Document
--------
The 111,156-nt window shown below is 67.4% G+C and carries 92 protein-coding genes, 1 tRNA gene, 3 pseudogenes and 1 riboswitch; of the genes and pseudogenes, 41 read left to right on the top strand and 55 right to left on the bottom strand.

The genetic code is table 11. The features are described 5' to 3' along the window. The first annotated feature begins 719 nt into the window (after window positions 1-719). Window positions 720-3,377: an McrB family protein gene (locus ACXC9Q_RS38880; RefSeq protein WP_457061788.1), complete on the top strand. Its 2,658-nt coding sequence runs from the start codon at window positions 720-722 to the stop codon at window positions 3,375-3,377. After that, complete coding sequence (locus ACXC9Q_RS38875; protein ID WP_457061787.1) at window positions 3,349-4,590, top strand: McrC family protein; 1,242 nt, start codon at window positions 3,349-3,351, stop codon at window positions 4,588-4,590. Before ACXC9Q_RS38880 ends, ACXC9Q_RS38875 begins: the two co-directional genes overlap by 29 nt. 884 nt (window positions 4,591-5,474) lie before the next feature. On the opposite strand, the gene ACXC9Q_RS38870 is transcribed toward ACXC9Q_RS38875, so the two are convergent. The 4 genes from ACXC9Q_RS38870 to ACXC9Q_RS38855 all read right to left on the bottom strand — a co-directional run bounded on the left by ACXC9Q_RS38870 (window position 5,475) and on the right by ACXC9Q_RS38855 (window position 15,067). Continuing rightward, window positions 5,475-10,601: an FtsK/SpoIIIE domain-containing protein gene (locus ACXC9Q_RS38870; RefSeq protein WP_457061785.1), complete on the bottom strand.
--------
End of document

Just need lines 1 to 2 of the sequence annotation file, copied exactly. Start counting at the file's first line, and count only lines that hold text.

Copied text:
The 111,156-nt window shown below is 67.4% G+C and carries 92 protein-coding genes, 1 tRNA gene, 3 pseudogenes and 1 riboswitch; of the genes and pseudogenes, 41 read left to right on the top strand and 55 right to left on the bottom strand.

The genetic code is table 11. The features are described 5' to 3' along the window. The first annotated feature begins 719 nt into the window (after window positions 1-719). Window positions 720-3,377: an McrB family protein gene (locus ACXC9Q_RS38880; RefSeq protein WP_457061788.1), complete on the top strand. Its 2,658-nt coding sequence runs from the start codon at window positions 720-722 to the stop codon at window positions 3,375-3,377. After that, complete coding sequence (locus ACXC9Q_RS38875; protein ID WP_457061787.1) at window positions 3,349-4,590, top strand: McrC family protein; 1,242 nt, start codon at window positions 3,349-3,351, stop codon at window positions 4,588-4,590. Before ACXC9Q_RS38880 ends, ACXC9Q_RS38875 begins: the two co-directional genes overlap by 29 nt. 884 nt (window positions 4,591-5,474) lie before the next feature. On the opposite strand, the gene ACXC9Q_RS38870 is transcribed toward ACXC9Q_RS38875, so the two are convergent. The 4 genes from ACXC9Q_RS38870 to ACXC9Q_RS38855 all read right to left on the bottom strand — a co-directional run bounded on the left by ACXC9Q_RS38870 (window position 5,475) and on the right by ACXC9Q_RS38855 (window position 15,067). Continuing rightward, window positions 5,475-10,601: an FtsK/SpoIIIE domain-containing protein gene (locus ACXC9Q_RS38870; RefSeq protein WP_457061785.1), complete on the bottom strand.